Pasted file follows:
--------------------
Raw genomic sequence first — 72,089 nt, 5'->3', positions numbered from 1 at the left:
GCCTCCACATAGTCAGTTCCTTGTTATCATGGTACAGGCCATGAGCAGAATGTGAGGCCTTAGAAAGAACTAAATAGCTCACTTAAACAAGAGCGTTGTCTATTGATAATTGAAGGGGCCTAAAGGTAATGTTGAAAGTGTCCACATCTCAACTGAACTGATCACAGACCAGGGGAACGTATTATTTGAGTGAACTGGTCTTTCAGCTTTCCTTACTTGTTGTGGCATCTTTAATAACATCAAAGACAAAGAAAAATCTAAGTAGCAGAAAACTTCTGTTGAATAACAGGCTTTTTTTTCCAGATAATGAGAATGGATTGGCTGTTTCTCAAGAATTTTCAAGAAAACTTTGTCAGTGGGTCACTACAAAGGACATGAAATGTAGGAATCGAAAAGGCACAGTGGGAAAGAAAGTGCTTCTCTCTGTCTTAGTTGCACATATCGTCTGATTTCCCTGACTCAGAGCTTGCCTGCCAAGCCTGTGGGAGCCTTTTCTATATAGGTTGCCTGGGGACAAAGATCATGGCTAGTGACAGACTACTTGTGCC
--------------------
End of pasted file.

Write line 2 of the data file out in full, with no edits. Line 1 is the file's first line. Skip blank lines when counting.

GCCTCCACATAGTCAGTTCCTTGTTATCATGGTACAGGCCATGAGCAGAATGTGAGGCCTTAGAAAGAACTAAATAGCTCACTTAAACAAGAGCGTTGTCTATTGATAATTGAAGGGGCCTAAAGGTAATGTTGAAAGTGTCCACATCTCAACTGAACTGATCACAGACCAGGGGAACGTATTATTTGAGTGAACTGGTCTTTCAGCTTTCCTTACTTGTTGTGGCATCTTTAATAACATCAAAGACAAAGAAAAATCTAAGTAGCAGAAAACTTCTGTTGAATAACAGGCTTTTTTTTCCAGATAATGAGAATGGATTGGCTGTTTCTCAAGAATTTTCAAGAAAACTTTGTCAGTGGGTCACTACAAAGGACATGAAATGTAGGAATCGAAAAGGCACAGTGGGAAAGAAAGTGCTTCTCTCTGTCTTAGTTGCACATATCGTCTGATTTCCCTGACTCAGAGCTTGCCTGCCAAGCCTGTGGGAGCCTTTTCTATATAGGTTGCCTGGGGACAAAGATCATGGCTAGTGACAGACTACTTGTGCC